Mr. 3000 (2004)

At the time Mr. 3000 was released, 27 players in real life managed to achieve the feat of hitting 3,000 hits in their MLB careers. The film wants us to believe that there was another man, Stan Ross (Bernie Mac), who also had 3,000 hits. In fact, he got exactly 3,000 before retiring despite his team, the Milwaukee Brewers, being in the middle of a pennant race. This is where our film begins, with Ross getting his hit, retiring, and fast-forwarding seven years, where he is a successful business owner and only a few votes away from being inducted into the Hall of Fame.

However, despite coming only four votes shy the previous year and seeming like a shoe-in this time around, Ross isn’t inducted. He actually received fewer votes this time around, as an error in scorekeeping was discovered and it turns out that he only has 2,997 hits, as one game was recorded twice. Thinking that not reaching the milestone is what’s keeping him out of Cooperstown, he embarks on a comeback, joining the Brewers once again with only a single month in the season. At the age of 47, he needs to get three hits in about 25 games, which for most players would indicate a terrible slump, but for him, a seemingly impossible feat.

Not that he’d let you know that. He seems to be in pretty good shape, and he has the swagger and confidence of a much younger man. He truly believes that he’ll be able to get all three hits — in the same game, he boasts, although that won’t happen — and that he’s so much better than the “little league” team that he’s joining. Obviously, this cocksure attitude doesn’t endear himself to his teammates or the media. It gives him a fatal flaw that will need to be rectified by the end of the film.

You’ll be unsurprised to find out that it all comes down to one final at-bat in the bottom of the ninth in order to secure the record. This is a baseball movie, after all, and there’s nothing more dramatic than the finale of a close game. But the majority of fun in Mr. 3000 is in the time leading up to this conclusion. In fact, I wasn’t even particularly happy with the way the film ended, mostly because it didn’t feel very “real” to me. There isn’t a lot of drama because, well, he could always come back to play another season if he doesn’t get his hit. If he could get in good enough shape to even make it close — and he was only given a month — imagine what he could do if he took the entire off-season to do it.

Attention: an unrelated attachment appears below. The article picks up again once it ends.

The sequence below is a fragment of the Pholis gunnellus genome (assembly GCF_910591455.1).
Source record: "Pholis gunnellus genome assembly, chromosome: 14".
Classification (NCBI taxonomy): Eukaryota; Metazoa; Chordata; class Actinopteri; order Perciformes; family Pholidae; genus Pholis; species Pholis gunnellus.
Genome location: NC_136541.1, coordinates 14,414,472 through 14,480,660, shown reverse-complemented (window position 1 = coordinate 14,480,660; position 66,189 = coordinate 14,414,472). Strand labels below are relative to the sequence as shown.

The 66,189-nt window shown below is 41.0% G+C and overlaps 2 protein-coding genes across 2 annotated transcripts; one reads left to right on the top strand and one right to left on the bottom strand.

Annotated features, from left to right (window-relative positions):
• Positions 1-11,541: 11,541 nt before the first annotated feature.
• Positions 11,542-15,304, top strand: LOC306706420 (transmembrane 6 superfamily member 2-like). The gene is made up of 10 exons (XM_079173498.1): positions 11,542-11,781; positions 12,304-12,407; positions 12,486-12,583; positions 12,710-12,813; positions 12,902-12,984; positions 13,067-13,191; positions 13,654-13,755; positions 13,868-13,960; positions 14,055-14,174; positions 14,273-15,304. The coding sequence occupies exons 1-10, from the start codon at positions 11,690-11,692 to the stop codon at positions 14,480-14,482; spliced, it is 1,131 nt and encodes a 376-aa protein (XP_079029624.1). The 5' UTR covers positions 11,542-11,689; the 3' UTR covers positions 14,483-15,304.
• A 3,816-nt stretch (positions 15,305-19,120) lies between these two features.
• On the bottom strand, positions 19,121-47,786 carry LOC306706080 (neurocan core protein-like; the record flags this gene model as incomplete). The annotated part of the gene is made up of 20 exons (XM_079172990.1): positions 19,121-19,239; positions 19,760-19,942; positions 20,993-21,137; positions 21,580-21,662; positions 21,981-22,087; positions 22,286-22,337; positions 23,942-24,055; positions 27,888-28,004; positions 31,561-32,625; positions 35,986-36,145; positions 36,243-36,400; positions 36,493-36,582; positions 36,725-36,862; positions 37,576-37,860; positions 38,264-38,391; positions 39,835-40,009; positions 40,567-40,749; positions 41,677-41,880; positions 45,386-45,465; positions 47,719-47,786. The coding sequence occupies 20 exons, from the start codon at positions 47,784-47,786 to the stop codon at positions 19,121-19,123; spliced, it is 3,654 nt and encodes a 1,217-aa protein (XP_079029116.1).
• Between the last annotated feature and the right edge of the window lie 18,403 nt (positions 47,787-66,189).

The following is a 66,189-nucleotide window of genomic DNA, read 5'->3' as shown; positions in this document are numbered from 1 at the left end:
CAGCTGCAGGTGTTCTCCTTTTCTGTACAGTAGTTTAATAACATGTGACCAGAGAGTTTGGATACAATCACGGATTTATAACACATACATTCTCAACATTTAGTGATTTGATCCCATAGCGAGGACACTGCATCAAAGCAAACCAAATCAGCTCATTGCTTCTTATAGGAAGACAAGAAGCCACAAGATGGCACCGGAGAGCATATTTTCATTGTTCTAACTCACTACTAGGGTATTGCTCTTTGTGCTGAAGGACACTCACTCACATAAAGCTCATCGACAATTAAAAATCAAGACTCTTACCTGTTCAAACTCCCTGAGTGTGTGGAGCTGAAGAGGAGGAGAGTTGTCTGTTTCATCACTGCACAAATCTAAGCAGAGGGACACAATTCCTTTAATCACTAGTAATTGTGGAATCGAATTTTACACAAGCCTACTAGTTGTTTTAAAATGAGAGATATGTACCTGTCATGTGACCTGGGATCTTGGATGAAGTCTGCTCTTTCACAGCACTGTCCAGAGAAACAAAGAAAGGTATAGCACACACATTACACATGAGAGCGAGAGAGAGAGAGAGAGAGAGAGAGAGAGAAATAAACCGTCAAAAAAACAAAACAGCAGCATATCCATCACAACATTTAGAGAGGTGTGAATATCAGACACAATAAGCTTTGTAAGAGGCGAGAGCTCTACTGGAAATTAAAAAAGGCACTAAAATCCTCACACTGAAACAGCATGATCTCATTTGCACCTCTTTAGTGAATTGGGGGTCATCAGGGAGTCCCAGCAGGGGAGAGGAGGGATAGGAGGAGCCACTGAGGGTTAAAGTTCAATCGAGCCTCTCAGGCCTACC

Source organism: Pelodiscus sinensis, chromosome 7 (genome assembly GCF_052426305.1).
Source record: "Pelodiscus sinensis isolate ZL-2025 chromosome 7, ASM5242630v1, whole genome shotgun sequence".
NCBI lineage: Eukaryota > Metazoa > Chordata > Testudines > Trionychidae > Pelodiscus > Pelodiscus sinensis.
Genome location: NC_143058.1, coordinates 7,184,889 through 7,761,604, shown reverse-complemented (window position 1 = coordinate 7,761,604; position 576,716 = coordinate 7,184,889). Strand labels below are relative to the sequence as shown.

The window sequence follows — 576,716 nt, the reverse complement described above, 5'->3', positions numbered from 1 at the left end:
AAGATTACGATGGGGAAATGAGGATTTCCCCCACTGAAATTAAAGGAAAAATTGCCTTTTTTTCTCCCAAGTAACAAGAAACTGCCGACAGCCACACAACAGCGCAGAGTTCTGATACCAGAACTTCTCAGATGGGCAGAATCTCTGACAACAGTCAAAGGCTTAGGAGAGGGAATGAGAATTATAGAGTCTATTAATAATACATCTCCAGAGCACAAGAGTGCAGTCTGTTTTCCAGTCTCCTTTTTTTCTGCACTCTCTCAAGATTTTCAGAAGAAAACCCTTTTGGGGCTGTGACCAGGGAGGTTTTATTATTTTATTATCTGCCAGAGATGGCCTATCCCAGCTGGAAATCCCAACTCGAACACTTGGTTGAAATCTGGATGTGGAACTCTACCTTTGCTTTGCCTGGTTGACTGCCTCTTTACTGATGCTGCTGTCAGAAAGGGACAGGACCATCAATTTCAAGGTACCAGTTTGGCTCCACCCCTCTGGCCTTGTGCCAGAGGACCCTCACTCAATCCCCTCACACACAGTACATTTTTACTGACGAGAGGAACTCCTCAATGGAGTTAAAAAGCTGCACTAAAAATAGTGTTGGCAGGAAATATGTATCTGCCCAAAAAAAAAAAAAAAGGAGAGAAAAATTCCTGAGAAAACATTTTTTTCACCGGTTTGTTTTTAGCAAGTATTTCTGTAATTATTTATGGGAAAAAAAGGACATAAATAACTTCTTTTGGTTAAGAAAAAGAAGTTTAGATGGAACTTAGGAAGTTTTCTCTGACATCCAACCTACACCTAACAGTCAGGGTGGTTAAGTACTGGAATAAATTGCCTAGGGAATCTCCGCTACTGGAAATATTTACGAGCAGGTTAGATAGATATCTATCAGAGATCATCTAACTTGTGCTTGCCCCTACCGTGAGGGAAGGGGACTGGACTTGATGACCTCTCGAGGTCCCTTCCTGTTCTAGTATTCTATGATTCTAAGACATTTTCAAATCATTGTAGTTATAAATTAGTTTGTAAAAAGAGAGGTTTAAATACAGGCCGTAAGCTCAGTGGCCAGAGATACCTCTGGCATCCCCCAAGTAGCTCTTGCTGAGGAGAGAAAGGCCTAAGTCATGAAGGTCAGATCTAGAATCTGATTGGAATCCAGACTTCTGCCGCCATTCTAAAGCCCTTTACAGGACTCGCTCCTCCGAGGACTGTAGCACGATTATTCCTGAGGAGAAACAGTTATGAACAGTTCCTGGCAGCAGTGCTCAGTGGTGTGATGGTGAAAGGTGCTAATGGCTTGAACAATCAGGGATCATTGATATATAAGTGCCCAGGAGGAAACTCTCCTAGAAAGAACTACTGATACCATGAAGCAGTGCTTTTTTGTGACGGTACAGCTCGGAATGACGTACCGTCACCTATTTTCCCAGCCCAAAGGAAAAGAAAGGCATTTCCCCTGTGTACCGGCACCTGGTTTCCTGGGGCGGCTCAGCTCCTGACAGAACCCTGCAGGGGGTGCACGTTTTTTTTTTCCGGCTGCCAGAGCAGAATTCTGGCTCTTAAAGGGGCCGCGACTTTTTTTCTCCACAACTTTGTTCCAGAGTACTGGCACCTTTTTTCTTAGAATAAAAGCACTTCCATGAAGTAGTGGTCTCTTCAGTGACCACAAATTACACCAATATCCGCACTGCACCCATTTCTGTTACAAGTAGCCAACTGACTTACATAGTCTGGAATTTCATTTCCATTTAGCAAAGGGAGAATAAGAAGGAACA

But whether he gets the hit or not isn’t really the point. The film is more concerned with whether or not he comes to grips with his larger than life personality, reeling it in so that he can become more of a well-rounded individual. He has to become a better teammate, a better friend, and prove to the love interest (Angela Bassett) that he can dedicate his life to a person other than himself. Yeah, it’s all cliché and you’ll probably figure everything out long before Ross does, but it’s told in a compelling way here.

The main reason for this is the charismatic Bernie Mac, taking the starring reigns and doing a very fine job in both the comedic scenes, as well as in the dramatic ones. I suppose it shouldn’t come as a surprise when a comedic actor takes a more dramatic turn and pulls it off, considering it happens often enough — think Will Ferrell and Jim Carrey in their few dramatic roles — but Mac is more subdued than you might expect and handles himself well. This is more of a drama than a comedy, and Mac makes it work. I believed he was a baseball player.

I did not, however, believe that he was ever playing baseball. The points when we hit the field and watch the players play do not feel realistic. Perhaps I just watch too much baseball, but nothing about the action on the field felt realistic. I didn’t believe in the pitchers, the batters, or the fielders. Not much of the film takes place on the field, but when it did I just had to roll my eyes. This can’t be happening, I thought, and it might have been a good idea for director Charles Stone III to have watched more of the game he was portraying.

He captures the behind-the-scenes moments well, I thought, although I’ve never been in a Major League locker room when all of the players are there. I’ve imagined it, and what I thought up was similar to what was made for Mr. 3000. I quite enjoyed the interactions and banter among the players, as it allowed for some character moments that were fairly enjoyable.

It doesn’t all work. There’s a subplot involving the evil business executives only allowing Ross to play because he draws fans that goes nowhere, a couple of the arcs involving Ross and his teammates get fixed up really fast and don’t have a natural progression — especially the one with his manager — and the love storyline bounces all over the place, with Ross suffering a personality regression midway through that comes out of nowhere.

None of that stops the movie from being enjoyable, but they do stop it from being a required viewing. Mr. 3000 is fun, but it’s no grand slam, perfect game, or other rare feats in baseball that would signify it being spectacular. It is fun, simple as that. It is held back a lot by some of its dramatic events, and either should have given them the necessary time or cut them completely. If anything, it’s another comedian-turned-dramatic-actor movie that will help you see Bernie Mac in a brighter light.

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